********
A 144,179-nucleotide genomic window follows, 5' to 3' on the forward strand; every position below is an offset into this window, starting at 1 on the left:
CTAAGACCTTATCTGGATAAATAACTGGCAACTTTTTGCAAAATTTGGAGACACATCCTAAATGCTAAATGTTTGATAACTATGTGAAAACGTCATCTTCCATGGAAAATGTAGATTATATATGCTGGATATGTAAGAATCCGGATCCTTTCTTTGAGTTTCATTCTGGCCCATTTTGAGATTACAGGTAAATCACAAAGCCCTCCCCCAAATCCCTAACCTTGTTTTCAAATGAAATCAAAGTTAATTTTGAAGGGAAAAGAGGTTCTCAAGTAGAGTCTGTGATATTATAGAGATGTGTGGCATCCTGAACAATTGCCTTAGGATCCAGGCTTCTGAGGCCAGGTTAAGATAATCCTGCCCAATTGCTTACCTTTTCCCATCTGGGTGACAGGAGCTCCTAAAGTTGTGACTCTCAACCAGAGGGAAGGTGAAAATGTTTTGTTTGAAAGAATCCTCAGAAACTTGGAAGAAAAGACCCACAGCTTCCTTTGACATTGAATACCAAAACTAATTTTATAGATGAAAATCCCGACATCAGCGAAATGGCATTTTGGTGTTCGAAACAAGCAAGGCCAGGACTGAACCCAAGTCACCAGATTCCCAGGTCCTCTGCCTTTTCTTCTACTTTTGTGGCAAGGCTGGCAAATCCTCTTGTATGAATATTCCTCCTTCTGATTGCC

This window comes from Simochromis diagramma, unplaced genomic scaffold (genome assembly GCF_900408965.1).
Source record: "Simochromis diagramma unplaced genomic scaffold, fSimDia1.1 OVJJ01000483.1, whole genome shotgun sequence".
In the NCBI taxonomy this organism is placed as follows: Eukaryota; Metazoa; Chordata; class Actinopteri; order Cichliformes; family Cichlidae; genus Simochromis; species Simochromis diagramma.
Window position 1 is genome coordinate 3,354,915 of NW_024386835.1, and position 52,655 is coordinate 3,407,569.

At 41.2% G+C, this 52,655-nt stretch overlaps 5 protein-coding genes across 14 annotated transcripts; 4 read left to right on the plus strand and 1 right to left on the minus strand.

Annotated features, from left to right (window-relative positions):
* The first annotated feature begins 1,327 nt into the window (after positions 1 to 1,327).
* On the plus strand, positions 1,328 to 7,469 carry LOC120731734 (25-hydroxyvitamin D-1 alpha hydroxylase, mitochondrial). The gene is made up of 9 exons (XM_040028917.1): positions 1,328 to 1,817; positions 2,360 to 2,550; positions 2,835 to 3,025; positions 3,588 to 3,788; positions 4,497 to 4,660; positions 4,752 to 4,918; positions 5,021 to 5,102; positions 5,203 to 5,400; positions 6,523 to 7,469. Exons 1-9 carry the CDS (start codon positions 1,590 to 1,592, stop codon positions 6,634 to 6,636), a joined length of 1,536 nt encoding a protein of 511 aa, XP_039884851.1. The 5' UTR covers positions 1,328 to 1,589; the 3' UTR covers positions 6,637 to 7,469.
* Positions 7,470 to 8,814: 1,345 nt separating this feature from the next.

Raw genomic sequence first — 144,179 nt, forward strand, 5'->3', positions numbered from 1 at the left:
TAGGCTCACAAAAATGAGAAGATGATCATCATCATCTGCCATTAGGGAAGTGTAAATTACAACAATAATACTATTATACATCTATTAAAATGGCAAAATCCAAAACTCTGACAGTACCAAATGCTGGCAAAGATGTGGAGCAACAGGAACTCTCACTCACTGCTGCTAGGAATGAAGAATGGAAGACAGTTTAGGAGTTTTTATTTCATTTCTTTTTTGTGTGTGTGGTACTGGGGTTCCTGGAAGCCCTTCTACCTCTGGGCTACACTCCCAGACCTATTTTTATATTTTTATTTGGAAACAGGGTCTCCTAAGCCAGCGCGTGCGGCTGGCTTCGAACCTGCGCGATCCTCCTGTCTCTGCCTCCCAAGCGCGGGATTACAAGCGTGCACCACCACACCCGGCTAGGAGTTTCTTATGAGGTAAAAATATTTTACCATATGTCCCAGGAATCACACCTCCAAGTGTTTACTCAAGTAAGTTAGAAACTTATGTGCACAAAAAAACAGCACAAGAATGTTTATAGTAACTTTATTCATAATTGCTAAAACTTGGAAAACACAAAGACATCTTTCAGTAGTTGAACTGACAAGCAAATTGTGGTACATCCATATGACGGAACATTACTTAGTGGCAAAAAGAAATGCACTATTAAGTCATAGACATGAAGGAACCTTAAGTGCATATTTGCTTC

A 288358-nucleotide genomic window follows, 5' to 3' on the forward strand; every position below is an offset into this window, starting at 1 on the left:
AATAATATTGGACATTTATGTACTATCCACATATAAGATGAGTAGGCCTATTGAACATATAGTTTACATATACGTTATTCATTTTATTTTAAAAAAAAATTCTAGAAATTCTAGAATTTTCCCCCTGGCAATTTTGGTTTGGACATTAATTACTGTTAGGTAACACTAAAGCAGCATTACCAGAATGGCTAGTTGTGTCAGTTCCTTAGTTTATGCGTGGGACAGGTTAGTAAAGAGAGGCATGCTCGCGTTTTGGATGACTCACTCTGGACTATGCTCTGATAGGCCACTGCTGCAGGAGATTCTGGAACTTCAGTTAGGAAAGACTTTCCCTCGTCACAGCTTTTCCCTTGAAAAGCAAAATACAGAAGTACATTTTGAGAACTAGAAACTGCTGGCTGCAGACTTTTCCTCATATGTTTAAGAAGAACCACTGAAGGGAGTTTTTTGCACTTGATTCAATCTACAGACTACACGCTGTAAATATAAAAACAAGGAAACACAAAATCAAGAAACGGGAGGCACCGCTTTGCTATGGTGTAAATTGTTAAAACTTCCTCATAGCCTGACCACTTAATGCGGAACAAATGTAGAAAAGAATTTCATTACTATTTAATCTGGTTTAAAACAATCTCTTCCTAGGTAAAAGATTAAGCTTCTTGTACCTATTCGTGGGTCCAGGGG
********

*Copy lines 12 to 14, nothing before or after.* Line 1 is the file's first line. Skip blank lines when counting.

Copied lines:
Raw genomic sequence first — 144,179 nt, forward strand, 5'->3', positions numbered from 1 at the left:
TAGGCTCACAAAAATGAGAAGATGATCATCATCATCTGCCATTAGGGAAGTGTAAATTACAACAATAATACTATTATACATCTATTAAAATGGCAAAATCCAAAACTCTGACAGTACCAAATGCTGGCAAAGATGTGGAGCAACAGGAACTCTCACTCACTGCTGCTAGGAATGAAGAATGGAAGACAGTTTAGGAGTTTTTATTTCATTTCTTTTTTGTGTGTGTGGTACTGGGGTTCCTGGAAGCCCTTCTACCTCTGGGCTACACTCCCAGACCTATTTTTATATTTTTATTTGGAAACAGGGTCTCCTAAGCCAGCGCGTGCGGCTGGCTTCGAACCTGCGCGATCCTCCTGTCTCTGCCTCCCAAGCGCGGGATTACAAGCGTGCACCACCACACCCGGCTAGGAGTTTCTTATGAGGTAAAAATATTTTACCATATGTCCCAGGAATCACACCTCCAAGTGTTTACTCAAGTAAGTTAGAAACTTATGTGCACAAAAAAACAGCACAAGAATGTTTATAGTAACTTTATTCATAATTGCTAAAACTTGGAAAACACAAAGACATCTTTCAGTAGTTGAACTGACAAGCAAATTGTGGTACATCCATATGACGGAACATTACTTAGTGGCAAAAAGAAATGCACTATTAAGTCATAGACATGAAGGAACCTTAAGTGCATATTTGCTTC

A 288358-nucleotide genomic window follows, 5' to 3' on the forward strand; every position below is an offset into this window, starting at 1 on the left: